Major spoiler alert for Picard Season 3, Episode 3 ahead!
What A Wonderful World
Let’s get something out of the way first: The United Federation of Planets, as presented in all Star Trek media, is at its core, an enlightened progressive democracy and a post-scarcity society. I know there are people out there who think that Star Trek presents a culmination of social and economic conservatism. They are, without a doubt, incorrect. Star Trek never went “woke,” it was full-on Space Socialism from the beginning.
Many people smarter than me have already made this point. I’m only pointing this out to reinforce that various episodes over the years have dealt with medical ethics, body autonomy, and personal self-determination as it applies directly to an individual’s rights under law. That means we’re just going to have to deal with the fact that In the 24th and 25th centuries of Star Trek, birth control and abortion are perfectly legal.
Who’s This Now?
We’re introduced to Jack Crusher, and over the course of Seventeen Seconds, Picard learns that he’s not just Beverly’s son, but also his. This is a bit jarring considering he’s just now meeting this 20-year-old kid. There are a lot of things to unpack here in that sentence. Let’s start with what is, weirdly, the least concerning thing: Beverly had a love child with a man who was responsible for her husband’s death, and she named that child after her late husband. That in itself is a pretty glaring look into the psyche of Beverly Crusher.
The second wild thing she did was to cut Picard (and the rest of the crew) out of her life and go off alone with this child. She could have had any number of reasons for this, but she made choices for people, including a man with whom she had a relationship, who was rightly mystified by this action.
Modern Marvels of Medicine
Now we’re getting to the real what the actual fuck part of what Beverly did. She became pregnant with Jack around 2381. It’s well-established by this point in the TNG era that human lifespans are longer, but we are talking about a 76-year-old man fathering a child with a 57-year-old woman. They were both consenting adults, but it really puts into perspective the oddity of their relationship.
Jean-Luc and Beverly met while Jack Sr. was serving aboard the Stargazer, and Picard was invited to their wedding in 2348. Beverly was 24 at that time, and Jean-Luc was 43. Picard admitted to falling in love with her even before Jack Sr. died. Beverly became CMO of the Enterprise-D in 2364, where they continued their will-they-won’t-they while still finding time to horn it up with other people, including (but not limited to!) rogue archaeologists, freedom fighter/terrorists, mail-order brides, and ghosts.
Remember what I said about how abortion and birth control are legal in 24th century? Are you really telling me that the former head of Starfleet Medical, the CMO of the fleet’s flagship, a pioneer of cutting-edge frontier medicine, just accidentally got pregnant and had no recourse other than to have the child? Two words for that: bull and shit. Yes, I know I made mention of birth control being a mystery before, but the more I think about it, the more it occurs that Crusher knew what she was doing going in. She knew she stood a good chance of becoming pregnant. There was almost certainly a computer telling her she was ovulating when she got up that morning.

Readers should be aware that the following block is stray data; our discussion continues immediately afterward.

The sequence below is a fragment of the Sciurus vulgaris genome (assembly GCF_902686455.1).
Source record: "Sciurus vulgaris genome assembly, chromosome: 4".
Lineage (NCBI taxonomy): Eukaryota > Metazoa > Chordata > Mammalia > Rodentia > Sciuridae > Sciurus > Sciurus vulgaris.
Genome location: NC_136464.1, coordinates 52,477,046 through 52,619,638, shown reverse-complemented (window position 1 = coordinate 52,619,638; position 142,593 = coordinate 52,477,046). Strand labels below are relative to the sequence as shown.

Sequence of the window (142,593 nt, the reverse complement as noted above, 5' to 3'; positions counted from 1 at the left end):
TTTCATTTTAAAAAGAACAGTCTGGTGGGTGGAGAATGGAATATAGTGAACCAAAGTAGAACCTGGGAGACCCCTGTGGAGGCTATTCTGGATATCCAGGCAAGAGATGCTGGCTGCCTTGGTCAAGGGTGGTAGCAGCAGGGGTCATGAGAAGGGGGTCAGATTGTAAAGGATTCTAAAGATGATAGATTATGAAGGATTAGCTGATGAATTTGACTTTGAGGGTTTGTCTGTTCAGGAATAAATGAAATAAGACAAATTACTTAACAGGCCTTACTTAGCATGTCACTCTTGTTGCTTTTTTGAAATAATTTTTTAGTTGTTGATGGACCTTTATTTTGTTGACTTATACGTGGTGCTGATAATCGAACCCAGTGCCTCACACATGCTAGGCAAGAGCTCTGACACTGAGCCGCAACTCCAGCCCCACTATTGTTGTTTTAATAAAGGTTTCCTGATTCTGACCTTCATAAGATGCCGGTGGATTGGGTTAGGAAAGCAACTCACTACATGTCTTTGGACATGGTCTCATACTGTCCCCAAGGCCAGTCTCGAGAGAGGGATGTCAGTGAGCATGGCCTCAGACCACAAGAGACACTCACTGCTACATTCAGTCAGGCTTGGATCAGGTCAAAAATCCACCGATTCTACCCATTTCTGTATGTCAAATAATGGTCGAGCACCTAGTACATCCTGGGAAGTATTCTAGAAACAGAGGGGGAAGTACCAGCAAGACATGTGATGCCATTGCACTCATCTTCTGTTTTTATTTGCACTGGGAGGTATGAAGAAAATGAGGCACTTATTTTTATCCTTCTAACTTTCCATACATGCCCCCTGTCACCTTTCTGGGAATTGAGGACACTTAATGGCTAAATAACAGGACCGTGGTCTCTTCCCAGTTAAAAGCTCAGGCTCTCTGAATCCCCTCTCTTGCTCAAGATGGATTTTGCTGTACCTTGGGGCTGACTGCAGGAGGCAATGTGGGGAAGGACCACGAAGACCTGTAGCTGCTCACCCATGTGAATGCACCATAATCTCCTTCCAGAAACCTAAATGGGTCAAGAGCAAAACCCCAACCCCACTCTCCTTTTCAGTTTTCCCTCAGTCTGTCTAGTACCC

Beverly Crusher didn’t just make a choice to keep the baby, she made a choice to become pregnant.
We got an entire episode of TNG where Crusher was a medical ethics hard-liner, so it feels wildly out-of-character that she would turn her long-time romantic partner into nothing more than sperm donor and then peace out of his life. Her tepid explanation that it was always explosions, assimilations, and crash landings comes across as a pathetic cop-out, a contrived excuse for her horrid behavior.
If she wanted a child so badly, she had plenty of options, but she chose to use a man who was already wracked with the guilt of never starting a family at the very point that he was set to retire, and then left him completely unaware. A man who had already been traumatized by having a clone of himself secretly made. She tossed away a host of relationships, some more than 30 years old, to keep that particular secret. Who the hell is this woman?
Reading The Room
Despite the screed here, I’m actually enjoying Picard Season 3 so far. There are a number of bright lights, including the deliciously malevolent Todd Stashwick who is amazing in everything I’ve ever seen him in. Captain Shaw is a glorious asshole and also completely right. Ashlei Sharpe Chestnut does a great job playing Geordi’s daughter fighting against his shadow to be her own star.
As has been the case with the first two seasons, the writers don’t seem to know what they’re doing. Crusher’s actions are completely out of character, to the point that I honestly believe they didn’t even consider just how atrocious they really are. Jonathan Frakes seems to have really caught his Riker stride… except for barking “you’ve killed us all” at Picard. That entire exchange with Picard urging a fight they couldn’t win and Riker putting all of the failure on him came across more like a writer who had very little knowledge of those characters more than it did a reversal of their roles. That is certainly not the Riker we know and Picard would never have blamed Riker like that, even if Riker was wildly out of line.
But hey, you know what we did get? Worf working on himself. So maybe we are getting the redemption that he needs.